The short story never explains the wrong doing that Fortunado inflicted on Montresor, it only reveals Montresor’s need to kill Fortunado in order to perform the perfect act of vengeance. After he seals the tomb, however, he calls out “Fortunado!” twice almost as if he is waiting for a response. Hearing no answer, he speaks of his heart growing sick (Poe). It lets the reader know that he feels some sort of remorse, he is guilt ridden.
According to the series of events, Montresor clearly had a plan for carrying out the murder of his acquaintance. He first convinced Fortunato to follow him into the catacombs, brought wine with him to cloud his victim’s judgement, and then brought a trowel with him to bury Fortunato alive. The “sign” was a clear give away that Montresor was not acting impulsively. How might Poe’s personal life have contributed to his fascination with the dark side of human nature in his writing?
Jeanette’s mother even says, “He knows that your father is a cross we must bear.” (Walls 105)Rex essentially prostitutes Jeanette to win a game of snooker. He uses her as a distraction and swindles his opponent. He allows her to go upstairs and be influenced by the sexual whims of the man. The final example, is the near murder near the end of the story.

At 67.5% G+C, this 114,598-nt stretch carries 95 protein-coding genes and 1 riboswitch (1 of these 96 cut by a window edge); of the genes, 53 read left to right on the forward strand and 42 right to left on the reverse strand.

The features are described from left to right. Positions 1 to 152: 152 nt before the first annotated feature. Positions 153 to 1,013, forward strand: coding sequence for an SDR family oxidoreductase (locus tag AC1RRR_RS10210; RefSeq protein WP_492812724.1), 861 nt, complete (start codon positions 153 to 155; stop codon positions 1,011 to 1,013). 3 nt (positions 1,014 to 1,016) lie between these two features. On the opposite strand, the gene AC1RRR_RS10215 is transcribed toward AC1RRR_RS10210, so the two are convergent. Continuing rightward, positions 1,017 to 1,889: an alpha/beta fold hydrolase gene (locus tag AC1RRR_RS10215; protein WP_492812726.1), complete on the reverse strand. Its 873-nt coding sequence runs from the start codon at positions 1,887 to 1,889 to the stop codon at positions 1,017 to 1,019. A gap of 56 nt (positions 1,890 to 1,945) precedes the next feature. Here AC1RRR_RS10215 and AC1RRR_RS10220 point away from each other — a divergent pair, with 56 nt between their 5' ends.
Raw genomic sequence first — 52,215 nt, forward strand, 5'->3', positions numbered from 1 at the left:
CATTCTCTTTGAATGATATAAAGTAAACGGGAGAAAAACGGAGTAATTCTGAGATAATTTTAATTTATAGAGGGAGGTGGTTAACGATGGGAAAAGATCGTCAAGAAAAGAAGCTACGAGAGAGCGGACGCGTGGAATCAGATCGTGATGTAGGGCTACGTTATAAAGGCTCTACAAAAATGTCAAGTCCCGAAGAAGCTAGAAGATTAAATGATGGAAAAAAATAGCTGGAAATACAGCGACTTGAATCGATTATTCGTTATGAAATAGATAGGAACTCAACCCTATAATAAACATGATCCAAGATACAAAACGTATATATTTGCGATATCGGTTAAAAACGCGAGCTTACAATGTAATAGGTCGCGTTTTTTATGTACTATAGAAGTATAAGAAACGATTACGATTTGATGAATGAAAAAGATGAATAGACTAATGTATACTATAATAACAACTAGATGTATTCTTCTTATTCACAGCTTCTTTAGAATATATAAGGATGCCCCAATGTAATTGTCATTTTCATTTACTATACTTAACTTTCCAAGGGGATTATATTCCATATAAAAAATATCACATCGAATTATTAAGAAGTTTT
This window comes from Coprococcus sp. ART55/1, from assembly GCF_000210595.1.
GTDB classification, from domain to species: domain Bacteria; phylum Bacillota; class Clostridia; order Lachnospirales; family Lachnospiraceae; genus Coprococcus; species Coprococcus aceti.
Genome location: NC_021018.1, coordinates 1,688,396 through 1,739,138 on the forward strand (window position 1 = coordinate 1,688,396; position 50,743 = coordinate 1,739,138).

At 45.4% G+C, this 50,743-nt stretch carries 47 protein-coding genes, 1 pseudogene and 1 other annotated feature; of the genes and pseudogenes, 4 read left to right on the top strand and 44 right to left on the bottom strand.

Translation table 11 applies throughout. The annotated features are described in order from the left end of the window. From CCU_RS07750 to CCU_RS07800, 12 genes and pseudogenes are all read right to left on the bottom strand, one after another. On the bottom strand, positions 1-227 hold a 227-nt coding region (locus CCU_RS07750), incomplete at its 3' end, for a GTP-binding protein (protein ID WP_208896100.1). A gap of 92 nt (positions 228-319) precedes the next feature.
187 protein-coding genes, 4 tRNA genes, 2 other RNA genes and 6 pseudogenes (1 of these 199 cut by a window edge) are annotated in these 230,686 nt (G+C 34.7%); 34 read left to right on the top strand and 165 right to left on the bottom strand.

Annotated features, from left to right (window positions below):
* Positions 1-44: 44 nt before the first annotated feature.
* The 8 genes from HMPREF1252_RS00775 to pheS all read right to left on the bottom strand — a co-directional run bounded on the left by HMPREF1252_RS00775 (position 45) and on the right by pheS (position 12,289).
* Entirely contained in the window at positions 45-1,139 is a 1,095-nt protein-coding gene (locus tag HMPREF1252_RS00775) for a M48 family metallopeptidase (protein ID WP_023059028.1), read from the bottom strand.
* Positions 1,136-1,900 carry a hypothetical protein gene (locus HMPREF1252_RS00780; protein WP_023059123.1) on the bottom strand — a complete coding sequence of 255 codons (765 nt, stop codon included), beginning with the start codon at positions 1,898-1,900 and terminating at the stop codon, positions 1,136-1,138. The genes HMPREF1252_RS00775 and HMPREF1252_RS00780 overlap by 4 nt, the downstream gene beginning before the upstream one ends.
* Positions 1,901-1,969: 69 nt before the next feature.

When life becomes rough, how do people cope with it? Some people channel their struggles through a creative outlet. Others deal with it in more negative and harmful ways. Edgar Allen Poe dealt with his hardships in both ways. Many people in his life, including his parents, had died when he was young, thus starting the chain that was his depressing life.
“There the corpse stood before our eyes. It had already greatly decayed and covered with gore. On its head, with an open, red mouth, and one single eye of fire, sat the beast. It was the same horrible animal that had tricked me into murder.” In the story “The Black Cat,” by Edgar Allan Poe, the subject of the story is how you should control your perverseness.
Montresor and Hop-Frog Character Comparison Is revenge every justified? In “The Cask of Amontillado” and “Hop-Frog,” both written by Edgar Allan Poe, the characters show many similar traits. In “The Cask of Amontillado,” Fortunato insults Montresor. Montresor then creates a brilliant plan. Montresor takes advantage of Fortunato because he is drunk.
In the short story The Black Cat by Edgar Allan Poe, the story revolves around a man on death row who is giving his confession to a murder. The story starts out as the narrator tells the readers that from a young age, he had always loved animals. He and his wife have many pets, the favorite of his being a large black cat called Pluto. The narrator and Pluto are very close and their friendship last for many years until the narrator becomes an alcoholic. One night after coming home completely intoxicated, he grabs his cat and in an effort to escape, Pluto bites him.
In The Crucible by Arthur Miller the power of the towns government and religion are the backbone of the story, the case of the witch trials. In the book, the main character, Abigail, blames numerous girls for witchcraft. "I'll lead them in a psalm,but let you say nothing of witchcraft yet" (Miller 17). She does this out of spite due to jealousy over goody Proctor. In their town, based on their religion, witchcraft is serious, devilish ritual and forbidden.